Yes - Some case yes, some cases were not considered as a bug ot were considered as a low priority ones and were postponed to future releases so it took much longer to get improvement in the issue.
Compared to most commercial software from big brands where getting a bugreport resolved in a reasonable time I was succesful with LibreOffice to get my bugreport in bugzilla really resolved in the next release of the software.

Using LibreOffice

Most people can quickly start using Writer or Calc or Impress for basic tasks even if they see Libreoffice for the first time, because the interface is similar to older (97-2003) MS Office or other software. Some features are less intuitive than in recent MS Office and some power users of MS Office need to re-learn some things before being proficient in Libreoffice.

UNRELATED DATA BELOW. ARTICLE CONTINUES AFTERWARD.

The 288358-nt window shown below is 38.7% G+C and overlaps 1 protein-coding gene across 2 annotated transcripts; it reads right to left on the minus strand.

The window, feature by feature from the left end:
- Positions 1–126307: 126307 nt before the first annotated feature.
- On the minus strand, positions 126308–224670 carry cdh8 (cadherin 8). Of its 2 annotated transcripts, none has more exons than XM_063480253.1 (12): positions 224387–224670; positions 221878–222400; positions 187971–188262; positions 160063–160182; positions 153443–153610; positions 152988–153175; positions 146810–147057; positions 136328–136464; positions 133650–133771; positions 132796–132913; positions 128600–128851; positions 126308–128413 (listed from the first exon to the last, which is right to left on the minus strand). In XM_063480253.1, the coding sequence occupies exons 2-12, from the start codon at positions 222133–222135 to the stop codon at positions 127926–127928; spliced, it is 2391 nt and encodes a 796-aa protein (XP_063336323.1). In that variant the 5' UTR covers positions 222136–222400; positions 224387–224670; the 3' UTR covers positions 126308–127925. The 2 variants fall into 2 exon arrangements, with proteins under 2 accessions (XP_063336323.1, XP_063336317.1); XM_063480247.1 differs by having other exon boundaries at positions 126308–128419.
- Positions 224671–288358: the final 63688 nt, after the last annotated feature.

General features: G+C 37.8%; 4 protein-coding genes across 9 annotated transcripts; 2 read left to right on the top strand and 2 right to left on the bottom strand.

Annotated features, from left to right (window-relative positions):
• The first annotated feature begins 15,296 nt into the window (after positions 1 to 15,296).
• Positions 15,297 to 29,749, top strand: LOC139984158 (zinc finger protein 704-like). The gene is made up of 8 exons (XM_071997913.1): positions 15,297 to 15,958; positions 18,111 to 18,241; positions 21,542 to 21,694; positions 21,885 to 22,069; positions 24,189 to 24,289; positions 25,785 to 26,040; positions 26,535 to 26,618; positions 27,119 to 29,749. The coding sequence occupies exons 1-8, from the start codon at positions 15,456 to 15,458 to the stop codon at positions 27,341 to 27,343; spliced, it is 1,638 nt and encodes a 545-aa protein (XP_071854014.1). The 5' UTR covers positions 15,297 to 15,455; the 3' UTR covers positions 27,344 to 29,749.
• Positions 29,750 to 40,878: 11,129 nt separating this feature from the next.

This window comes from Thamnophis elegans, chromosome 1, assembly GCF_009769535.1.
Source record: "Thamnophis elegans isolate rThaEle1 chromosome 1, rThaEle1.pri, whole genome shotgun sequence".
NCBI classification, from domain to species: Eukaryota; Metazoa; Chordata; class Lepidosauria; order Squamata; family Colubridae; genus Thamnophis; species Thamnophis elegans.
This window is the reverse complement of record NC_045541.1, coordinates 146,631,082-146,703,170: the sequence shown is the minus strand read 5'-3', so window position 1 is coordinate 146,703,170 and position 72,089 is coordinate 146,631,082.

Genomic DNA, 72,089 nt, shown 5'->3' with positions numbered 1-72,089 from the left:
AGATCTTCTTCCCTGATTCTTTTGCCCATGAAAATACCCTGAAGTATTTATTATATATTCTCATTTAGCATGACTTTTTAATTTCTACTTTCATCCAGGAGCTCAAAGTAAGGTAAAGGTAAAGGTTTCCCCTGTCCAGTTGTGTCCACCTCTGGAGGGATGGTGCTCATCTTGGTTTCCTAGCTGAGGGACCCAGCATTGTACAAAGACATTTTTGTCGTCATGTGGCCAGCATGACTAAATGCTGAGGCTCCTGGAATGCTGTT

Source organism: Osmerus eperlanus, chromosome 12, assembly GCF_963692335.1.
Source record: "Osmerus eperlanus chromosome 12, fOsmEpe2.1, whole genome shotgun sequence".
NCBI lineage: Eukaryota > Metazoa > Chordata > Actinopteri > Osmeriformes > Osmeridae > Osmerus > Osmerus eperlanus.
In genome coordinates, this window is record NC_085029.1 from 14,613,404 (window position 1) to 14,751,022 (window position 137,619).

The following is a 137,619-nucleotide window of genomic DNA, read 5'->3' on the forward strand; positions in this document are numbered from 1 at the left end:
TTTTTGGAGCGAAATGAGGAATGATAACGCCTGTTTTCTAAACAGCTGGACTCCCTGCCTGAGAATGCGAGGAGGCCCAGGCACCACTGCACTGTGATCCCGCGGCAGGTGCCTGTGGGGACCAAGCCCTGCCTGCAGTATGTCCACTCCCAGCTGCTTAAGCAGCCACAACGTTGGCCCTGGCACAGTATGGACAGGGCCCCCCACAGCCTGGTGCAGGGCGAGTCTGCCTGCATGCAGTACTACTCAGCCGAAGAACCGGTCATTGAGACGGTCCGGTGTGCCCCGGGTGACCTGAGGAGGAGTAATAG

ProsCons
Relatively simple
Easy to use
Well integrated
Consistent
Quick to learn
Convenient
Feel confident using
None
  • defining styles for paragraphs, characters, tables, bullet lists etc. in Writer
  • exporting PDF files from any app with refined settings
  • sharing a document with users running Windows, Mac OS X or Linux, without compatibility issues, because all users can have LibreOffice installed on their OS and don't have to rely on opening the file in another app with some compatibility issues
  • developing macros in Calc
  • using pivot tables in Calc
  • understanding that there is some incompatibility with MS Office and it is better to use native .ODS / .ODT format when exchanging documents with other LibreOffice users, and using .DOCX / .XLSX format only when need to send documents for external users without forcing them installing Libreoffice as well

LibreOffice Reliability

With more users using it in the company there are more cases when a simultaneous editing of the same document is needed and this feature is lacking in Libreoffice even though the files concerned are shared and synced by some solution (we use ownCloud). Google Docs or MS Office365 via Sharepoint/Onedrive offer a better function for this.